issn = "1744-1692",
publisher = "Routledge",
number = "9",

}

RIS

TY - JOUR

T1 - Trust matters

T2 - A narrative literature review of the role of trust in health care systems in sub-Saharan Africa

AU - Østergaard, Lise Rosendal

PY - 2015/3/11

Y1 - 2015/3/11

N2 - This article makes a contribution to the debate about health service utilisation and the role of trust in fostering demand for health services in sub-Saharan Africa. It is framed as a narrative literature review based on a thematic analysis of nine empirical, qualitative studies. For the purposes of this article trust is defined as a voluntary course of action, which involves the optimistic expectation that the trustee will do no harm to the trustor and is increasingly perceived as an important influence on health system functioning. The article looks at trust issues in interpersonal, intergroup and institutional situations. The findings of the review point to four elements that are important for trust to develop in health sector relationships: the sensitive use of discretionary power by health workers, perceived empathy by patients of the health workers, the quality of medical care and workplace collegiality. When trust works in health sector encounters, it reduces the social complexity and inherent uneven distribution of power between clients and providers. The article concludes that understanding and supporting trust processes between patients and providers, as well as between co-workers and managers, will improve health sector collaboration and stimulate demand for health care services.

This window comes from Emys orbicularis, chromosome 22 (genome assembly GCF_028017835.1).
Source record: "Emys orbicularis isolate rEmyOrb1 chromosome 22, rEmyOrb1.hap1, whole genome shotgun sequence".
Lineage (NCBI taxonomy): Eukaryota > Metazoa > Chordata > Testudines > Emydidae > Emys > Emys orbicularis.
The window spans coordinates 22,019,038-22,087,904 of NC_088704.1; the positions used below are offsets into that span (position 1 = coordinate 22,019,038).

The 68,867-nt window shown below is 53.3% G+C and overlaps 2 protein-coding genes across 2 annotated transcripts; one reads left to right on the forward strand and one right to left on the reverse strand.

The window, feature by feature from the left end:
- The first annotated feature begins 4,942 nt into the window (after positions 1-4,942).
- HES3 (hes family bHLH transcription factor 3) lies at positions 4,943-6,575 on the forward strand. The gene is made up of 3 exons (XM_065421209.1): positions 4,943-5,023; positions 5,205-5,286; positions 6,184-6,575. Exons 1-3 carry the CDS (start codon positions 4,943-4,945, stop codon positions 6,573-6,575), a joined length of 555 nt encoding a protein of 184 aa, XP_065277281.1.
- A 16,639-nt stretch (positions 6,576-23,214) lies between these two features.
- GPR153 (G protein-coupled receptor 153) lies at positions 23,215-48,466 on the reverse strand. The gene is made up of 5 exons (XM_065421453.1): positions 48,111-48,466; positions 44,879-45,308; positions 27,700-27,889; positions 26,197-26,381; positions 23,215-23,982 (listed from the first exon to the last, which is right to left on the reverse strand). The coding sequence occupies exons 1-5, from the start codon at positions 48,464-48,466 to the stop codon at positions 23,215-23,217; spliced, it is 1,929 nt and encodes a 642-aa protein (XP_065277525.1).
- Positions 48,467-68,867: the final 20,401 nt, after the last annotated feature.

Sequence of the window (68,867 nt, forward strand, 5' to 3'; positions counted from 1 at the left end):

AB - This article makes a contribution to the debate about health service utilisation and the role of trust in fostering demand for health services in sub-Saharan Africa. It is framed as a narrative literature review based on a thematic analysis of nine empirical, qualitative studies. For the purposes of this article trust is defined as a voluntary course of action, which involves the optimistic expectation that the trustee will do no harm to the trustor and is increasingly perceived as an important influence on health system functioning. The article looks at trust issues in interpersonal, intergroup and institutional situations. The findings of the review point to four elements that are important for trust to develop in health sector relationships: the sensitive use of discretionary power by health workers, perceived empathy by patients of the health workers, the quality of medical care and workplace collegiality. When trust works in health sector encounters, it reduces the social complexity and inherent uneven distribution of power between clients and providers. The article concludes that understanding and supporting trust processes between patients and providers, as well as between co-workers and managers, will improve health sector collaboration and stimulate demand for health care services.

KW - Faculty of Social Sciences

KW - ethnographic methods

KW - mistrust

KW - narrative literature review

KW - situations of trust

KW - sub-Saharan Africa

U2 - 10.1080/17441692.2015.1019538

DO - 10.1080/17441692.2015.1019538

M3 - Journal article

C2 - 25760634

VL - 10

SP - 1046

EP - 1059

JO - Global Public Health

JF - Global Public Health

SN - 1744-1692

IS - 9

ER -

ID: 138735454